Reviewing previous studies, only two of them studied MD, RD and FA in a paediatric population in more than one brain region. Peng and colleagues [11] studied a smaller series of patients than the present work (but mixed both paediatric and adult patients), and its results agree with those of this study. Hood and colleagues [14] studied a larger series, comparable to our study, which also showed a decrease in MD and RD values in paediatric ETPKU patients, but their analyses were restricted only to the posterior parietal occipital (PPO) and centrum semiovale (CSO; i.e., they did not study WM tracts across the whole brain). Both studies showed non-significant differences in FA values when compared with the control group. A brief revision among the different PKU neuroimaging studies is summarized in Table 1 [715] and Table 2 [16, 50, 51].

Associations between decreased MD and Phe values have previously been reported [7, 1113]. In our study, we demonstrate that last year median and mean Phe and concurrent Phe values were significantly correlated with decreased MD and RD values.

In addition, decreased MD within the CC has also been shown to be related to Phe levels [11, 13] . White et al. [8] showed MD restriction values in the anterior part of the CC (genu and rostral body). Wesonga et al. [12] demonstrated significant abnormal diffusion values in the genu and splenium of the CC. In contrast, we found decreased of MD values but also RD decreased values in the body and splenium of the CC.

Finally, decreased MD values have been previously shown to correlate with increased age [8, 11, 12] in PKU children, which further supports the results shown in this work. MD and RD are thought to be a good marker of myelin structure and, in healthy populations, decreased RD and MD values are usually associated to a better WM microstructure [2, 40, 60, 61]. Moreover, research shows that in healthy populations MD values decrease with age during childhood (increased myelination) while WM is still maturating [62], whereas during adulthood, MD increases with age (decreased myelination) as WM degenerates [63, 64]. However, PKU populations including the one studied in this work usually display reduced MD and RD values that are related to increased Phe levels [11, 13]. That is, in PKU patients reduced RD and MD values, rather than reflecting improved WM structure, are a proxy of WM damage (note that elevated Phe values inhibit biosynthesis and myelin stability in oligodendrocytes). Thus, it could be that in healthy populations the negative association between MD and RD values and age reflects increased myelination [62], while in PKU, the same relationship could suggest quite the opposite: we hypothesize that high levels of Phe produce an accumulative damage in the microstructure of WM.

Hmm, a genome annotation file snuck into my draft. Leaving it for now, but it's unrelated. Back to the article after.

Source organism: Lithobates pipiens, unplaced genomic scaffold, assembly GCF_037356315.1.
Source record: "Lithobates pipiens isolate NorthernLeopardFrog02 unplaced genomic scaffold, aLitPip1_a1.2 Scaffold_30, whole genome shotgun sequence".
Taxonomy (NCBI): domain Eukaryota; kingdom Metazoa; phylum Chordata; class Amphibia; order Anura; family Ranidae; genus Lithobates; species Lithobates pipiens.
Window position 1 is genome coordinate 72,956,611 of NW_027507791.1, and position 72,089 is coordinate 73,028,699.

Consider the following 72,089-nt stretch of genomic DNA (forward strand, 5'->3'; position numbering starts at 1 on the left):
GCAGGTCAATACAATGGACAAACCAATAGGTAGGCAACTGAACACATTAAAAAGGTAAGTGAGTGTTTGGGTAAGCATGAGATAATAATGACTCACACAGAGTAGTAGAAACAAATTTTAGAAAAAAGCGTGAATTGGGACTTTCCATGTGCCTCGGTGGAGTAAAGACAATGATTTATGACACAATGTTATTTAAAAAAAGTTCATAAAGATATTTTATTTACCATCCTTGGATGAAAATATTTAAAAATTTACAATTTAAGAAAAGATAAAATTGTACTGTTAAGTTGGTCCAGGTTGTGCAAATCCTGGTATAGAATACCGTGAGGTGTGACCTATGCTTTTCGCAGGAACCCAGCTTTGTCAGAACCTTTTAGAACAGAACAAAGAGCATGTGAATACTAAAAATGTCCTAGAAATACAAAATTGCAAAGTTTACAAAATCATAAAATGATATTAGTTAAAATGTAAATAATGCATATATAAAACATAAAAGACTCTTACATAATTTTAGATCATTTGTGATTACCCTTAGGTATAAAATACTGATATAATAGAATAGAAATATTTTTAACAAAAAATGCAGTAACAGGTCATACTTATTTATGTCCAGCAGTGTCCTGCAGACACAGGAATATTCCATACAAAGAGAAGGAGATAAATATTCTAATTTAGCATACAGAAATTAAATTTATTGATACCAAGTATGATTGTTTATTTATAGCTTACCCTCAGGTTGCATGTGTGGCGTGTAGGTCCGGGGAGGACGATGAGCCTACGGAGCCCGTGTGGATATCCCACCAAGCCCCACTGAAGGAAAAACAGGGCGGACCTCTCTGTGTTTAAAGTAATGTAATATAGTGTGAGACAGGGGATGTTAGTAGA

For future prospective studies, it is important to note that to identify the damaged white matter pathways affected in PKU patients, it is paramount to create and use age specific DTI templates from healthy participants. While these templates could be obtained from existing atlases, we suggest that, to avoid inter-scanner effects, it would be useful to have a specific template made for each scanner and center. In addition, these templates could be used to compare the microstructural white matter lesions of each individual patient against the control group of the hospital, by means of, for example, Crawford-Howell t-tests [65, 66]; for an example of this test in single-patient DTI data, see Tuomiranta et al. [67].

While we did not find a significant correlation between diffusivity values and HVA, the relationship between 5HIAA and WM damage approached significance. Although it is known that dopamine and serotonin status may be affected in PKU patients, urinary HVA and 5-HIAA are, apparently, not good biomarkers for evaluation. Our results further support that blood Phe level is still the most reliable biomarker in the follow-up of these patients.

In addition, previous studies suggest that slower processing speed is related to the WM damage usually found in PKU, as a result of disruptions in the speed with which neural signals are transmitted [18, 68]. Nevertheless, despite the microstructural damage, not affectation in processing speed was observed in this group of patients. An explanation could be that the PKU population recruited for this study had in general a good metabolic control. Possibly higher Phe values would have led to more extensive WM abnormalities than the ones showed by this group of ETPKU patients, and this, in turn, could have been manifested in a slower performance in processing speed.

Conclusions

When we evaluated the WM tracts across the whole brain using TBSS in paediatric ETPKU patients, we found MD and RD values significantly decreased compared with HCs, and this damage was associated with high Phe values and with the age of patients. No correlations were found with processing speed scores.